With increasing deforestation as trees are felled across Africa for sale (10.5% of the entire forest during the 1980s and 1990s alone) for building, infrastructure projects or for fuel, the Pygmy way of life is under constant threat. Many have had their long held access to the forests curtailed forcing them to develop a new lifestyle often in road side settlements, working as labourers on the land for poverty wages, cigarettes, second hand clothing or more usually, nothing at all. This close proximity to mainly Bantu peoples has created health problems not least exposure to new illnesses, infected malarial mosquitoes and a lack of sanitation as these new occupied areas have little infrastructure not least adequate water and toilet provision. Other illnesses are brought into the forest by loggers as they have contact with the Pygmy people for the first time. These loggers also introduce the indigenous forest people to other substances such as tobacco and stronger drugs.
The situation in the Republic of Congo demonstrates some of the difficulties meeting the needs of the pygmy people in the modern world, a world in which, according to one pygmy man "We are completely neglected and forgotten. Even our wives do not have access to midwives. They are permanently exposed to death because of lack of care during their pregnancy and deliveries. This came with the so-called modern life into which we were dragged. It did not exist when we were living in our natural environment. We had so many plants for such problems." Efforts to improve their circumstances are hampered not least because many of the children have difficulty in attending schools as birth certificates are required for school enrolment in most the countries where the Pygmy people live. Few have such documents as their very lifestyle is outside of such societal norms. As such, despite education being compulsory, just over one in three indigenous children between the ages of 12-15 attend school compared with a national average of 61% in the Republic of Congo.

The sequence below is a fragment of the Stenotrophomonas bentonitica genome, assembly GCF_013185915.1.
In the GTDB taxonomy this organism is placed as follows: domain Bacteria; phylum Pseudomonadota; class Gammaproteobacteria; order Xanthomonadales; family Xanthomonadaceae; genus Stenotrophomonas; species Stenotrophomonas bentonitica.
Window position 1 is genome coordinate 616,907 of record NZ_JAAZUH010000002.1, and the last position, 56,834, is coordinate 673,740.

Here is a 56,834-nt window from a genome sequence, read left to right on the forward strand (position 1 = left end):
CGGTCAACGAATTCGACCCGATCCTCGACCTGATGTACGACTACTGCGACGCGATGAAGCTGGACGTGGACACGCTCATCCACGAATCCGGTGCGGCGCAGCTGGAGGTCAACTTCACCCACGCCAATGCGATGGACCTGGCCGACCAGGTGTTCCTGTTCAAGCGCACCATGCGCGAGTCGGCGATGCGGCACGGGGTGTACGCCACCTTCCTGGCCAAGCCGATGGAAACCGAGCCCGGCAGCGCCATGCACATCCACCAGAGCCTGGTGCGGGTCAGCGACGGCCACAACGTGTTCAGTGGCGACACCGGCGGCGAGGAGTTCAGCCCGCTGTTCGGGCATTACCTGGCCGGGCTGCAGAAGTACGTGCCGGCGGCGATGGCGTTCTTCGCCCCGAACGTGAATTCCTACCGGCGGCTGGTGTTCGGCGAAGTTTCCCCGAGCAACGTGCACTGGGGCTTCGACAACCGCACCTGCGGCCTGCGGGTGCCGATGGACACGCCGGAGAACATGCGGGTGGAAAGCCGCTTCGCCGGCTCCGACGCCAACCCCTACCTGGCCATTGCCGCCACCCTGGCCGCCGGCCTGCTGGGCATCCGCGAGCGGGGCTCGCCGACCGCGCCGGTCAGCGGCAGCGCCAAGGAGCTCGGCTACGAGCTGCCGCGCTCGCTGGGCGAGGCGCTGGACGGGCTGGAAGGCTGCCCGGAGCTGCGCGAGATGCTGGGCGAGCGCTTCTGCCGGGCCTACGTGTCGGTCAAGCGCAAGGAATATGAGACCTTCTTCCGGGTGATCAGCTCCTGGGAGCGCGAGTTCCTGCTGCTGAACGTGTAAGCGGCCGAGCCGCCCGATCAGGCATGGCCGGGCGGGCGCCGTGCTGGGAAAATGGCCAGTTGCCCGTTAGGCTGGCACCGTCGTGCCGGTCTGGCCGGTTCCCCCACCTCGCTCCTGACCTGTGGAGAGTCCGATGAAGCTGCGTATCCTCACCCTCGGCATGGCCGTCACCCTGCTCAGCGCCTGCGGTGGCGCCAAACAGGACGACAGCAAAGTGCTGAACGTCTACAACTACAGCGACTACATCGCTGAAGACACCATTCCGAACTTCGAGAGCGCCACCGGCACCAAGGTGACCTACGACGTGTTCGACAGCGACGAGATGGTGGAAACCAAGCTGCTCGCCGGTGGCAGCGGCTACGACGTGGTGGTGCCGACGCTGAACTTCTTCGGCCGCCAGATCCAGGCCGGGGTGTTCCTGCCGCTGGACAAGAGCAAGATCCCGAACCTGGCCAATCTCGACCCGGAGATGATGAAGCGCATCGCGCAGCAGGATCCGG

The government there launched an action plan in 2009 to help these children, however the challenges faced are reflected in the targets set to be achieved by 2013; 50% of indigenous children receiving education, 60% having access to HIV/AIDS prevention and health care services, and 90% being registered with the state. This page shows photos and pictures of the Pygmy people together with videos discussing the many challenges they face in the encroaching modern world and a video taken in colonial times about the Pygmy way of life.
Pygmy People: Congo Rainforest
Pygmy People: HandUp Congo
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